Suppose I put a piece of torn paper into a container. If I put that container in the fridge, where's the torn paper? If I put the container in my cupboard, where's the torn paper? That's right. Wherever the container is, that's where the torn paper is. So it is with us being in Christ. We are in perfect union with Him. We are in Him. If He goes in the fridge, so do we :-) Whatever the Father feels or thinks of Jesus, He thinks of us. We are in Him!!!!

And do you know what? He is proud of Jesus all the time and He approves of Jesus all the time! And therefore He is proud of us and He approves of us all the time.

"This is my beloved Son, whom I love and in whom I am well pleased." - Father, Gospel of Matthew, 3rd Chapter

Friday, 3 March 2017

The New Normal?

There are some things that society considers normal today which wasn't normal a few years ago.

Take sex scenes in movies. When I was at school, seeing a pair of boobs was always an age restricted: 2-16. A sex scene where you saw boobs or a bum was 2-18. Today, I've seen 2-10 movies with boobs flashing in a few scenes. It would have horrified us back then...but as time has gone by and the more lenient the restrictions got, the more "normal" it became.

As I observe our society today I see open gay relationships moving in the same direction. The message to our culture is that being gay is acceptable and normal, as long as you stay true to your partner as one would in a straight relationship. Soap operas are airing kisses between gay men, movies are doing the same. And just this last week, Disney announced that a new character in their latest installment of Beauty and the Beast will be gay. Ten years ago these things would have been heavily restricted. Today, the world is forced to accept it as normal. Today's children don't know how society was ten or twenty years ago, so they don't see it as indifferent. It's become their normal.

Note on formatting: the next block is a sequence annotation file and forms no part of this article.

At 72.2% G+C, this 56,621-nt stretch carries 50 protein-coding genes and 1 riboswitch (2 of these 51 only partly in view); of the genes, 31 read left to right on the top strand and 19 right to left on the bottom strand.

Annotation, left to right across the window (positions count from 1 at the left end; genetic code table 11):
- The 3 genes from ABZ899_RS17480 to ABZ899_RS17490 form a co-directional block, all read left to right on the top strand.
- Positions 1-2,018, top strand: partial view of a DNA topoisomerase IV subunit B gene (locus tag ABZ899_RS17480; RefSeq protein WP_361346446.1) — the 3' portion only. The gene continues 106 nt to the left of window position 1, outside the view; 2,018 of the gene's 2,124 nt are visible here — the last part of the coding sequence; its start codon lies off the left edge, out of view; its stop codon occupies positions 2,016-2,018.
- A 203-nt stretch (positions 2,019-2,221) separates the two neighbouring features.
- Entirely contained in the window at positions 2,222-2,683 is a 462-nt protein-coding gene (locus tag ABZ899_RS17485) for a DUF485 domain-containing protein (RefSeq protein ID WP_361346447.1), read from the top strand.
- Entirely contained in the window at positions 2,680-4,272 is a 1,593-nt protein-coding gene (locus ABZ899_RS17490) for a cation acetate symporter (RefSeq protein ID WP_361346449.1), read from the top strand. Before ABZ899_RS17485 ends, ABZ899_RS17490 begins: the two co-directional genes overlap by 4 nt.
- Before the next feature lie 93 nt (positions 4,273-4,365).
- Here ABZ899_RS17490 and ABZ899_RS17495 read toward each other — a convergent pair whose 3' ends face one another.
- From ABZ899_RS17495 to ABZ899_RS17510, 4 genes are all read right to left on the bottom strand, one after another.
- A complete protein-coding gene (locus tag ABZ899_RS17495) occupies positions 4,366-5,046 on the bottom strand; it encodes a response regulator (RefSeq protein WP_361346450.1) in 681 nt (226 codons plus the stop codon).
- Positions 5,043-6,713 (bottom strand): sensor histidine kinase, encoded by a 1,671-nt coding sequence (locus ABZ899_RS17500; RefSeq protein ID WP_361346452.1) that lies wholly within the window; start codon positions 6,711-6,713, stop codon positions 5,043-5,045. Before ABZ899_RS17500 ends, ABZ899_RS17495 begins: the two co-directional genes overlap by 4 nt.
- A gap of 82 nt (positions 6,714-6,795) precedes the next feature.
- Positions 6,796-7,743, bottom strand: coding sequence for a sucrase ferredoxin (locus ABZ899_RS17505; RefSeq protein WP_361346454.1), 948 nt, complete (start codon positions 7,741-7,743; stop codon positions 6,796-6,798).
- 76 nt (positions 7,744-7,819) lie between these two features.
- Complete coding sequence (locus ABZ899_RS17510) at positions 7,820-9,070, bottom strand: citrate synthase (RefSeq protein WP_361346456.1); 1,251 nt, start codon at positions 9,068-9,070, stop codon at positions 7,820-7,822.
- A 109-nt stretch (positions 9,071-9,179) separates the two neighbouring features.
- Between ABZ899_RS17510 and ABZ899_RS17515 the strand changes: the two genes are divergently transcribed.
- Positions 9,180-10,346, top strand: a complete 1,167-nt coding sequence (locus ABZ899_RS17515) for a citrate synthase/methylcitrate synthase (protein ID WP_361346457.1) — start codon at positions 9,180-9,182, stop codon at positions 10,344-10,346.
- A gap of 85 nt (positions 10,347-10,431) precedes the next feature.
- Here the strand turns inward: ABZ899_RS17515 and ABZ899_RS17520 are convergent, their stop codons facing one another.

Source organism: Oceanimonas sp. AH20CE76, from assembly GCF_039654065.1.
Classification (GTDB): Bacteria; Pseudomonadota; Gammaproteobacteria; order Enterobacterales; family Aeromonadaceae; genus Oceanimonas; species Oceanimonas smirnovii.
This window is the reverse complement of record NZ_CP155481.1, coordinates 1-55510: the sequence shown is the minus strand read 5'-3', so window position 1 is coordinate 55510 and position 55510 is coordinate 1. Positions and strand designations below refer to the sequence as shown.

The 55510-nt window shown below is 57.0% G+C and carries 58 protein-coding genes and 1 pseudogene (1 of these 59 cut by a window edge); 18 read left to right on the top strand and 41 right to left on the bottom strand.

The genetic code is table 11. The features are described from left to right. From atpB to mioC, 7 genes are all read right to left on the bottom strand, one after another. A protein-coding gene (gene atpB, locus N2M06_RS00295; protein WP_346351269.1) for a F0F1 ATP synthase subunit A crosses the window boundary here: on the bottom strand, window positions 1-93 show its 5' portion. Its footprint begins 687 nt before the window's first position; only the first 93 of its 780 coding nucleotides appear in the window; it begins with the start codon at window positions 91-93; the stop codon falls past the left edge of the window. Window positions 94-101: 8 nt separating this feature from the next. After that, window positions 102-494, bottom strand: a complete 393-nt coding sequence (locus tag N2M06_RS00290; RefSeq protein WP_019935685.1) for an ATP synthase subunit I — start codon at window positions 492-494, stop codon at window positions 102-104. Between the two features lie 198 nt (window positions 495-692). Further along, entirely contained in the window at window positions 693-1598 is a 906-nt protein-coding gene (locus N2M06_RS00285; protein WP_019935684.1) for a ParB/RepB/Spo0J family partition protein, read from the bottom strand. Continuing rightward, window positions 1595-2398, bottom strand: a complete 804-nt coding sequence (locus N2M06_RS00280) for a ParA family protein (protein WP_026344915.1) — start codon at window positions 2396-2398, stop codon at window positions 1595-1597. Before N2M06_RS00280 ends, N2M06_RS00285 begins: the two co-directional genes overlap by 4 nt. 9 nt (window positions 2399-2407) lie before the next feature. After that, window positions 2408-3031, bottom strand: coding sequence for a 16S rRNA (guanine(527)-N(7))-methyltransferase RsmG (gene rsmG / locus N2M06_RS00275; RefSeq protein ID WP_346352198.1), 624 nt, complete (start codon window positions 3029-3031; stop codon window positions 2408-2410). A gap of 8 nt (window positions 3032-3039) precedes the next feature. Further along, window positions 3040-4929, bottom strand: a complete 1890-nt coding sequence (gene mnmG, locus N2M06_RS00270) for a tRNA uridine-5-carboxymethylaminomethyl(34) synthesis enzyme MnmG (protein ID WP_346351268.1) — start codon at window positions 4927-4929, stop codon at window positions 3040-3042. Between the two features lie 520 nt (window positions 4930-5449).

As society evolves it's acceptance of gay relationships, many see it as progressive and victorious for the gay community because to them, acceptance hasn't been a commodity.
On the other hand, those who value straight relationships for whatever reason and still view gay relationships as wrong will be put under tremendous pressure in years to come to either confirm with the new normal or else....

Wednesday, 18 January 2017

Theology